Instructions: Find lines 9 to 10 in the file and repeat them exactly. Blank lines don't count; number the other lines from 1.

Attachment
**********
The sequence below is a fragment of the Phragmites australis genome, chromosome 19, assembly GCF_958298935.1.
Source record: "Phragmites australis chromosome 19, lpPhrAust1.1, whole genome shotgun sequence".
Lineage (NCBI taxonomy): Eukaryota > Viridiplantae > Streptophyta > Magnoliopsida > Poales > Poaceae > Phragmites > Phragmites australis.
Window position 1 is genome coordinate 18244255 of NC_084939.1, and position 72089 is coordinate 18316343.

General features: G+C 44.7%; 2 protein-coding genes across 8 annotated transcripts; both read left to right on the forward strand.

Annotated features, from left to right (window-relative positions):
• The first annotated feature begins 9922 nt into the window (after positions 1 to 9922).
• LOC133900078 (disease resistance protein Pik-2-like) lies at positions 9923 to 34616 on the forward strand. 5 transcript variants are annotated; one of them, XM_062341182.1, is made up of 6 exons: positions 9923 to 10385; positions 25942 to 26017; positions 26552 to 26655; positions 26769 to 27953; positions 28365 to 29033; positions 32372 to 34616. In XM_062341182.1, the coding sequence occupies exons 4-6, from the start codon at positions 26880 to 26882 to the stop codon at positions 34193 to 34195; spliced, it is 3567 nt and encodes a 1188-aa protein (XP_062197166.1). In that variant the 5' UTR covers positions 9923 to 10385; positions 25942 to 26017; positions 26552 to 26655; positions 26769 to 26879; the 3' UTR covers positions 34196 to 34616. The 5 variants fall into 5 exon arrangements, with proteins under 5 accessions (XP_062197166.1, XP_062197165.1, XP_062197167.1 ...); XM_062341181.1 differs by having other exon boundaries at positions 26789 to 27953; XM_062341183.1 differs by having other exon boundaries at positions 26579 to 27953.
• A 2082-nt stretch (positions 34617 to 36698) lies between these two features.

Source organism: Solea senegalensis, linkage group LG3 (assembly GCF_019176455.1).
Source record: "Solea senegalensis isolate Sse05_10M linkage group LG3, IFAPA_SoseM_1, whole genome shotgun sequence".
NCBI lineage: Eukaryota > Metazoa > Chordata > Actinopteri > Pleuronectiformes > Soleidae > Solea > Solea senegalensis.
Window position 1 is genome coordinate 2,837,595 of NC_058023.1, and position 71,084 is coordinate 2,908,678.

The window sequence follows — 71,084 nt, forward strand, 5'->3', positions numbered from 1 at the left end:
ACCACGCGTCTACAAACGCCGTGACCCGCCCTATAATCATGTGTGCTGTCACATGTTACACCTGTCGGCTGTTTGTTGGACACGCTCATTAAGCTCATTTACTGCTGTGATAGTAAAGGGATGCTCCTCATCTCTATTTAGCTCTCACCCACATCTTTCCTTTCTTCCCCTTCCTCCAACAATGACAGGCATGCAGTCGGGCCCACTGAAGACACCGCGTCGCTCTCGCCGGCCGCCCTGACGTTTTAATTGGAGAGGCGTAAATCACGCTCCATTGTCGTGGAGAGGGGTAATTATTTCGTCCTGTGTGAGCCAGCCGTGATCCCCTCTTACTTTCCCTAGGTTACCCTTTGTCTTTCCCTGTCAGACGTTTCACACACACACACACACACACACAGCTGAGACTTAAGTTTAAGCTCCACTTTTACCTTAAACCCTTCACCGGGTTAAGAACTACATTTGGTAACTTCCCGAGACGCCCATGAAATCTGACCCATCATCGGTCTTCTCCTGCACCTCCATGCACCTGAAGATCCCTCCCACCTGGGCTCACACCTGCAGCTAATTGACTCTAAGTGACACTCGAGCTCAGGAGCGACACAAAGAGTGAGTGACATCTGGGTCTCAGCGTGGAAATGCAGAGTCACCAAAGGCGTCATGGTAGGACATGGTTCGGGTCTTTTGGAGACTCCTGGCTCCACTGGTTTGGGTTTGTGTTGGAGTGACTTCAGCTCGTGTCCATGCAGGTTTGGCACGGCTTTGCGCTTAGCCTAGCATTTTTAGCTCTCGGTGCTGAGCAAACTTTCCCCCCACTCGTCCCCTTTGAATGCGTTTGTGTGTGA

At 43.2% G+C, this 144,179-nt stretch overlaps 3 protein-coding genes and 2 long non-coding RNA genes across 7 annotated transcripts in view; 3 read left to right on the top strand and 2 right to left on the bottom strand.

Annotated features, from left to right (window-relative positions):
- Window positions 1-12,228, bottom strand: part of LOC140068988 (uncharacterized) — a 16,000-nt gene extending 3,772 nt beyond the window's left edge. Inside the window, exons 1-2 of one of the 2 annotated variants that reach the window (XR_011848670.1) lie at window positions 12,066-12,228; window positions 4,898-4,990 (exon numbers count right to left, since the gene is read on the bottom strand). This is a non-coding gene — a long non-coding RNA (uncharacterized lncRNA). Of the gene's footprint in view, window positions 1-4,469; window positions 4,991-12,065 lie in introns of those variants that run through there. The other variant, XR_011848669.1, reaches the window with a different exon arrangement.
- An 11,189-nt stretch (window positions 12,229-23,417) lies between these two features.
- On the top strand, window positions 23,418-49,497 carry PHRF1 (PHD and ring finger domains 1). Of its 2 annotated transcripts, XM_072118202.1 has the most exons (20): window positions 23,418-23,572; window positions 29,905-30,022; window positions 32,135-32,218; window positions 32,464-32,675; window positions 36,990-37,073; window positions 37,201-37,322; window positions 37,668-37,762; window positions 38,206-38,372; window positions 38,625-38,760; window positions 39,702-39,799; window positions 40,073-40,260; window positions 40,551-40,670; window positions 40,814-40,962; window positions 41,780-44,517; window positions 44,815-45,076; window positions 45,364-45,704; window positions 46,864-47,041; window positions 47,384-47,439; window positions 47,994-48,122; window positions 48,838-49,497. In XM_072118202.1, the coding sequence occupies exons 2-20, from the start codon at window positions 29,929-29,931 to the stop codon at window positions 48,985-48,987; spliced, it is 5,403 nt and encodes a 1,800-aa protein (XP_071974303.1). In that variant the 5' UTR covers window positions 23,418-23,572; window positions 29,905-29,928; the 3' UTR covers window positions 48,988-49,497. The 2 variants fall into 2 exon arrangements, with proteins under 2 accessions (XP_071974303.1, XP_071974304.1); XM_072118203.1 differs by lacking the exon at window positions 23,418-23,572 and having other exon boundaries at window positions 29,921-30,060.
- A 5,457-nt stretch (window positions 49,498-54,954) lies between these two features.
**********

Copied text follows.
• A 2082-nt stretch (positions 34617 to 36698) lies between these two features.

Source organism: Solea senegalensis, linkage group LG3 (assembly GCF_019176455.1).